La Vigilia: Where to Celebrate the Feast of the Seven Fishes

Plus one Feast of the Seven Cows.


True, the Feast of the Seven Fishes may be more an American tradition than an Italian one, but its heart is in the right place. Held the night before Christmas, it gathers loved ones ’round prolific seafood extravaganzas, served in seven courses to represent the seven days of creation, the seven sacraments, or the biblical number of perfection. 

Though the Feast’s roots lie in Catholic traditions of liturgical abstinence, however, don’t think you’re making any sacrifices by eating marinated-smoked mussels, roasted monkfish, or salt-cod fritters this Christmas Eve. From Pasadena to the Miracle Mile, here’s three places where you and yours can celebrate the Feast of the Seven Fishes in style — plus one Feast of the Seven Cows, because who said Christmas had to be white, anyhow?

Drago Centro
Drago Centro left no tide, no barnacle unturned on this teeming seafood menu. Scallops, oysters, tuna, swordfish, salmon, and cod are sliced, smoked, tossed into cappuccinos, and folded into raviolis. Seats are $80 a person, or $55 more with wine pairings. More information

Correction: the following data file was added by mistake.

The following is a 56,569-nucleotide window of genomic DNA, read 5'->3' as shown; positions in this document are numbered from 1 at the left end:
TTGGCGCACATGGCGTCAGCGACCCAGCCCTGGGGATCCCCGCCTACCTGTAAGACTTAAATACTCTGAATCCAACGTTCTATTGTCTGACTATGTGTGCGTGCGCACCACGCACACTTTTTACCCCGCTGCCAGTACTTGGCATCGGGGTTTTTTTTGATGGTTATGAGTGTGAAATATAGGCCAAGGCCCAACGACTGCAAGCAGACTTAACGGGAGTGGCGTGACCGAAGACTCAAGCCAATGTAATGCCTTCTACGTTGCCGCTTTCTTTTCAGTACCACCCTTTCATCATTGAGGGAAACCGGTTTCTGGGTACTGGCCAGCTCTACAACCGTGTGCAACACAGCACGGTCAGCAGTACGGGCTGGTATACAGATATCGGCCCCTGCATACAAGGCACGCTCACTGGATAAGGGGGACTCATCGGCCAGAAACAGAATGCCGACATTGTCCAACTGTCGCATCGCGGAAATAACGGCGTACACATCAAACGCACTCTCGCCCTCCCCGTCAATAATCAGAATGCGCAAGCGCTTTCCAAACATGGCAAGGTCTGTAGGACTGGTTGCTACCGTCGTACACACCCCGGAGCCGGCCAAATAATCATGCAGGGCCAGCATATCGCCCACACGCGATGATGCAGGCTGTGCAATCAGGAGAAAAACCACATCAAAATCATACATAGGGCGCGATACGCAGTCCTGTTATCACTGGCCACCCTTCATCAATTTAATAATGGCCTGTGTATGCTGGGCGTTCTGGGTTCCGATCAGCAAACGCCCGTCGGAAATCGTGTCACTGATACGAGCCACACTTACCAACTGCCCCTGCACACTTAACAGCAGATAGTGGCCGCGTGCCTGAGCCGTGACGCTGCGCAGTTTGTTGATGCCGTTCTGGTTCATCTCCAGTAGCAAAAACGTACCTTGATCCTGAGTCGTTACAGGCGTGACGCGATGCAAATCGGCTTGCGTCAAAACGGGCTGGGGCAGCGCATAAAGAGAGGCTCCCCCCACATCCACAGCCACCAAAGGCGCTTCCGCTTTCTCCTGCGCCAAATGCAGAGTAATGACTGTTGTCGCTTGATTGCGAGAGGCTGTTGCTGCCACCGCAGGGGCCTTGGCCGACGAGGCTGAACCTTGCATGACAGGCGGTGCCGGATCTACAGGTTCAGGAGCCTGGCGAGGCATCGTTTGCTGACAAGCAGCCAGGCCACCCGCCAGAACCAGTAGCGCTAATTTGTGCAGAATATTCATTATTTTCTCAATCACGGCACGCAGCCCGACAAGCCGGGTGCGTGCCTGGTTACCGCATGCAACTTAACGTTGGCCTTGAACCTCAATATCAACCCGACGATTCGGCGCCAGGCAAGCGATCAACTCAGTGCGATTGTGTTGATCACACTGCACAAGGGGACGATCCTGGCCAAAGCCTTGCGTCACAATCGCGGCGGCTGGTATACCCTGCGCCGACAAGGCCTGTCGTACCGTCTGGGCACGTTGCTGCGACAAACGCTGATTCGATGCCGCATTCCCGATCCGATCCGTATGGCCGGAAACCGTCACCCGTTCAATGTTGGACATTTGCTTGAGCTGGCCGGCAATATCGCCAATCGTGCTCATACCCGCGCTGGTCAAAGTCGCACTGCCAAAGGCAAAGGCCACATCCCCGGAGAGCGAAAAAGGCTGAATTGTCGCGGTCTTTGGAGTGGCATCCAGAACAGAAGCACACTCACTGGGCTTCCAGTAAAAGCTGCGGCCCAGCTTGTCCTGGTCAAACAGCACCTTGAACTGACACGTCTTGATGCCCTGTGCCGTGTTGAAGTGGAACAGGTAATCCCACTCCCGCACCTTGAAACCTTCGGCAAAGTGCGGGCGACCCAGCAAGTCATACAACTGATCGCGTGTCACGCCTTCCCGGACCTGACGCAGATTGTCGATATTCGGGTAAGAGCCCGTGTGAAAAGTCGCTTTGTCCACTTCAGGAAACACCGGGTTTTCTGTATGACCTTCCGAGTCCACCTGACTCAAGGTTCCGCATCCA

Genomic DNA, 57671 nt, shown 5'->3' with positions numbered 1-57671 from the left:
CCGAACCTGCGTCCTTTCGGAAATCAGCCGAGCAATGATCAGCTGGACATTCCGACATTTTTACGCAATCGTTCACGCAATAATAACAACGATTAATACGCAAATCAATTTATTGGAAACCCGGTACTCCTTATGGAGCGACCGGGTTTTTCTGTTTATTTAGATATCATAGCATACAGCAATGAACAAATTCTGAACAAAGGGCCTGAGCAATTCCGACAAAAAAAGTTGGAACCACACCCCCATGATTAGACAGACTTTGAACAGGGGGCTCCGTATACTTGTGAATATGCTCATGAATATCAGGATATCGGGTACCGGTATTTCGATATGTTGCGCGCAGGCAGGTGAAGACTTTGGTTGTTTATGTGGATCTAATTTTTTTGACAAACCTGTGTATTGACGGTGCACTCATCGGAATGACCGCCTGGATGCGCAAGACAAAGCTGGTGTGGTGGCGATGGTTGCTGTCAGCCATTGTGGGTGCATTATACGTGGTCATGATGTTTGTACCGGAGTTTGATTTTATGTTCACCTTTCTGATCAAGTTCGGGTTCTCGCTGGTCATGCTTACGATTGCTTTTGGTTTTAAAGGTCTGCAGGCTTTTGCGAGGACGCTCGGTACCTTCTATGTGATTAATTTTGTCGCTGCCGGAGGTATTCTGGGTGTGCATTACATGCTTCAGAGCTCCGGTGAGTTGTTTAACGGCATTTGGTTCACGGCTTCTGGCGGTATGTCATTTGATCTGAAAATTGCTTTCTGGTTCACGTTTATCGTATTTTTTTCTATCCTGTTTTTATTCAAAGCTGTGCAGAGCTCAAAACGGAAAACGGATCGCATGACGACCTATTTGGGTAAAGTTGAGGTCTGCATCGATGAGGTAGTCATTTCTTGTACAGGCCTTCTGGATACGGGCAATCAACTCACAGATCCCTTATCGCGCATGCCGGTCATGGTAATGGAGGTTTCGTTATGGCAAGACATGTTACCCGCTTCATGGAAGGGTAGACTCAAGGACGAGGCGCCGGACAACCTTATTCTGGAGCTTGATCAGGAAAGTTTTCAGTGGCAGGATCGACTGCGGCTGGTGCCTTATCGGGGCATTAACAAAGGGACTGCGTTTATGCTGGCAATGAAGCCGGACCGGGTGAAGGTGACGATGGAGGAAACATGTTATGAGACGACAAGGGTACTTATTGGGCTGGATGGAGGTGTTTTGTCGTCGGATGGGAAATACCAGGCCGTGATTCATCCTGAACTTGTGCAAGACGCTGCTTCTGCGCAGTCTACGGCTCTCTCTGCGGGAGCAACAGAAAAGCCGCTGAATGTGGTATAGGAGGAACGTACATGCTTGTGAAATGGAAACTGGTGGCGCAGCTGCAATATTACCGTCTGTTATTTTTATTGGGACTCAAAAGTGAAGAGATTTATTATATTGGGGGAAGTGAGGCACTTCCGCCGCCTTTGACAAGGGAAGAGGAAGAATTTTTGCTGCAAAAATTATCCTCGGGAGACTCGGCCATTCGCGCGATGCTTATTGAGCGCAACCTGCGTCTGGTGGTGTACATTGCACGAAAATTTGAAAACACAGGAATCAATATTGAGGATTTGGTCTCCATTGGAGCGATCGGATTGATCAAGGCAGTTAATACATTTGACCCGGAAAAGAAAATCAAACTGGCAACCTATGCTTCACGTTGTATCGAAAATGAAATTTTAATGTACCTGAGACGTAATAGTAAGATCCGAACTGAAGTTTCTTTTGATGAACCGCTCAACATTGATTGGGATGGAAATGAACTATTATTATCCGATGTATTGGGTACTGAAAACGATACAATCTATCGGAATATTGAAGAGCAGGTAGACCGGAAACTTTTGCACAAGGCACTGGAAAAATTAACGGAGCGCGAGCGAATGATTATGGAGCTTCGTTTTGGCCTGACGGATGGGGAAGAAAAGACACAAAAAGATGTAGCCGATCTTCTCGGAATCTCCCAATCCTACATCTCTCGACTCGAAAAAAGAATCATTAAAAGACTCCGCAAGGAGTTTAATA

Inspired by his grandmother and great grandmother, Providence chef Michael Cimarusti starts his Christmas Eve repast with seafood appetizers, followed by big eye tuna with marinated black truffles, then main lobster and buckwheat crepes, then calamari, then clams and abalone, then roasted monkfish, then a pear tart with ginger bread genoise and cream cheese ice cream, before finally closing out with struffoli, a pile of deep-fried Italian donuts. Tickets are $130 a person, $190 with wine pairings, and $290 with premium wine pairings. More information. 

Ray’s and Stark Bar
Served family-style, Ray’s dinner offerings include octopus cavatelli pasta, salt-baked bass, and marsala wine tiramisu. Reservations are highly recommended. Save your spot for $55 a person; $19 for children under 12. More information.

Feast of the Seven Cows at Trattoria Neapolis
Smoked salmon flounders out in favor of angus carpaccio and roasted bone marrow at this beefy Italian affair. $59 buys four featured courses, while $88 nabs all seven, including a sweet Greek yogurt and honey Panna “Cowta” that doesn’t seem to contain any actual beef, but in the spirit of the holidays, we’ll let it slide. Reservations must be made by December 21st. More information

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